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Success Factors, pt. 1: The Psychopath


Some recent literature on has focused on the topic of work and how to it relates to children and life in general. Topics included how to train kids to adapt to modern working society as well as how to explain the concept of “employment” to a child. A child’s daily life is whimsical and timeless. Perhaps the true indicator of adulthood is when you consciously become aware that your life has shifted from timelessness to scheduling. Adult life is stringently scheduled and almost always do adult schedules operate around the idea of work. Employment has become the primary determinant for scheduling other, non-work related adult activities such as vacations, personal appointments and even things as routine as dinner and watching TV. There are four kinds of people in the modern workforce: the psychopath, the delusional, the realist, and the apathetic. In this new 4-part series, we’ll look at each segment of the population as it relates to employment.

Part 1: The Psychopath

The psychopath is the individual who intentionally schedules every facet of their life around their career. This is the individual who will willing forego life events in favor of their career. For the psychopath, their career is their top priority…sometimes it’s their only priority. The psychopath is not the type of person who gets sidetracked and often works too late or too much due to volume of work. Indeed it is quite the opposite. The psychopath makes a concerted effort to focus the majority of their life on their career.

The rationale for this behavior is two-fold. In some respects, financial gain drives the psychopath to continue their diligent work habits to extremes. More commonly, the psychopath is the type of person who has trained their mind to believe that there is some intrinsic value in their career. The psychopath model of employee fits brilliantly into the construct of capitalism. Although work has no inherent value as it relates to the human experience, the psychopath has evolved in such a way that they extract more pleasure from overwhelming professional stress than they do from things like family, recreation, or tranquility.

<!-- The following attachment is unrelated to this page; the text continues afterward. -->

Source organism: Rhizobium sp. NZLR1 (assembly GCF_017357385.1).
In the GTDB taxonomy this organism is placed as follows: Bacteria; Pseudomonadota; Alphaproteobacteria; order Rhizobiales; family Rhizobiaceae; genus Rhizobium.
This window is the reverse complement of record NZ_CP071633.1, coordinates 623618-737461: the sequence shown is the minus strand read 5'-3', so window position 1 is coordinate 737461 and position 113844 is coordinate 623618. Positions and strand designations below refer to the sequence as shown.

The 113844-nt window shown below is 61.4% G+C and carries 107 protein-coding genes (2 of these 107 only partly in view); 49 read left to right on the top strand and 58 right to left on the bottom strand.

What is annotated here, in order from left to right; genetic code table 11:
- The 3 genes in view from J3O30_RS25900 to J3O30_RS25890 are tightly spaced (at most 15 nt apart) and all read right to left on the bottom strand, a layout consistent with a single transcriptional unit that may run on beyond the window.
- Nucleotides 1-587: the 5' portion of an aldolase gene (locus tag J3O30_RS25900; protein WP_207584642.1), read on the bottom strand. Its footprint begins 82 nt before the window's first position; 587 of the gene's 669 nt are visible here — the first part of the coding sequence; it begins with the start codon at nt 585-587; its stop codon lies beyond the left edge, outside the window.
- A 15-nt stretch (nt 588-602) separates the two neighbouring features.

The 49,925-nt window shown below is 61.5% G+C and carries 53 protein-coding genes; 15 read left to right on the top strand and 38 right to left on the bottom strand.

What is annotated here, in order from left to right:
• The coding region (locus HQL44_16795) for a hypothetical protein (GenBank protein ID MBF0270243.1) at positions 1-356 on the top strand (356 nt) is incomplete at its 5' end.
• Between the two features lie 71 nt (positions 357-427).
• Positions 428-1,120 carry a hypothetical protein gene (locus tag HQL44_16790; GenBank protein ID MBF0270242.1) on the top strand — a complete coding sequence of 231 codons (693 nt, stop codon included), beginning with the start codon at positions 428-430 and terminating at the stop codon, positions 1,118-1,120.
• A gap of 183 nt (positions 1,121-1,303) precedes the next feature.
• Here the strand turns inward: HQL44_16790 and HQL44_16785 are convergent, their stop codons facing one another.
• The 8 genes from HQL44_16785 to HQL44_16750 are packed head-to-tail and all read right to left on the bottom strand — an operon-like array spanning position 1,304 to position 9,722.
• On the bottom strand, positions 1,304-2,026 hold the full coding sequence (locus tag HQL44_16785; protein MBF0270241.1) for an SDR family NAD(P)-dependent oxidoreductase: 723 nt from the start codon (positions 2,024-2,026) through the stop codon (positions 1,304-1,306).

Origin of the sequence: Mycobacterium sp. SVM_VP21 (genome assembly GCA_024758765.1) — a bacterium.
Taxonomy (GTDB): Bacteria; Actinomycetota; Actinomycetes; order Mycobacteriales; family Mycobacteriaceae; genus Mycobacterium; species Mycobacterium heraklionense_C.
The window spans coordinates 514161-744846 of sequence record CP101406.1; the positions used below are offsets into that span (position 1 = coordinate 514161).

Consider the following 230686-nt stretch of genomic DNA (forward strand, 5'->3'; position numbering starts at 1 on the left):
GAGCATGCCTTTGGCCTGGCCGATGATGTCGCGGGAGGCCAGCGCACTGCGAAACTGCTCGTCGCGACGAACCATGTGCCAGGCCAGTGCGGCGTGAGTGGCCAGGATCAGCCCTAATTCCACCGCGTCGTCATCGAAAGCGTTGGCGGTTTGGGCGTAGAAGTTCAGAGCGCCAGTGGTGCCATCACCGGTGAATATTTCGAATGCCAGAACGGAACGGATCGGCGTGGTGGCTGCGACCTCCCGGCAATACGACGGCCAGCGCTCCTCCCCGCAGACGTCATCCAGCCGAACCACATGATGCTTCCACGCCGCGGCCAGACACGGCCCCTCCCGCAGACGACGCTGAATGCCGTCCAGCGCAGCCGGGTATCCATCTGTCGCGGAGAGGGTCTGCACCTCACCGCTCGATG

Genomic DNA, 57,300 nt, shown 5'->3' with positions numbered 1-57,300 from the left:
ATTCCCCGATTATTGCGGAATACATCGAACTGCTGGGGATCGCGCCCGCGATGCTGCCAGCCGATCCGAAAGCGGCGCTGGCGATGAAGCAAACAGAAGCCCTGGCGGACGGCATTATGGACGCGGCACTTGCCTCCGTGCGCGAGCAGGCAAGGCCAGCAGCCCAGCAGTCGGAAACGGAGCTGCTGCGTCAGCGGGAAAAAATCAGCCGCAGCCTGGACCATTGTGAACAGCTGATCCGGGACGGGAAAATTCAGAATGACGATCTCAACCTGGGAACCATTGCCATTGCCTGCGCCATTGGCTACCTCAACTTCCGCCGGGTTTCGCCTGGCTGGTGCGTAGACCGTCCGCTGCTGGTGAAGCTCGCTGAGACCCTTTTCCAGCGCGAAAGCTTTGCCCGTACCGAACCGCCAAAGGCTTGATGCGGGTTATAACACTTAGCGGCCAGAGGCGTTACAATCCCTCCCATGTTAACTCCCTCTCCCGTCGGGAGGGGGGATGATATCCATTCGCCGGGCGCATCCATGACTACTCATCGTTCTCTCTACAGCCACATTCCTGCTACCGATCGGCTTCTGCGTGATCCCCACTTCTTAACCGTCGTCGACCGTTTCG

This person is labeled as a “psychopath” because the learned behavior of placing such extreme priority on work closely mirrors the DSM definition of a psychopath. You’ll find that traits readily identifiable in a diagnosed psychopath are easily spotted in the so-called “workaholic” as well. In fact, the average human the rate of psychopaths in normal society is about 1% however that figure rises to 4% of CEO’s and business leaders. The reason for this is because the characteristics of a psychopath are the very same characteristics that benefit capitalist society. Do you know someone who’s perceived as professionally successful and married to their job? See how many of the below criteria are found within that individual’s personality.

  • Cunning/manipulative behavior
  • Lack of empathy
  • Glibness
  • Grandiose sense of self-worth
  • Impaired interpersonal functioning i.e. lack of intimacy
  • Shallow affect

Yet outside of the clinical definition of psychopath, is the colloquial one. The common references to psychopathy do not typically describe a diagnosable mental instability, but attempt to highlight what the average person might call “insanity.” Although insanity is strictly a legal term, it’s been morphed into a word used to describe someone who’s apparent lifestyle choices represent a departure from normalcy. For the workaholic psychopath, their conscious decision to minimize the variety of life experiences in favor of work may appear insane to someone else.

What this really boils down to is utility. When the bulk of your adult life is spent engaged in your career, where is the utility there? When aspects of your existential being that formerly made you…YOU, have vanished in favor of your career, are you still able to have a sense of utility? If your day job is now your sole source of personal identity, then you’ve reached this point of insanity. If you have effectively trained your mind to believe that whatever it is you do all day for money is somehow the nexus of your entire existence, then you are the psychopath, either clinically, colloquially, or both. Congratulations.


  1. Pingback: Success Factors, pt. 2: The Delusional - Dad for Beginners

  2. Pingback: Success Factors, pt. 3: The Realist - Dad for Beginners

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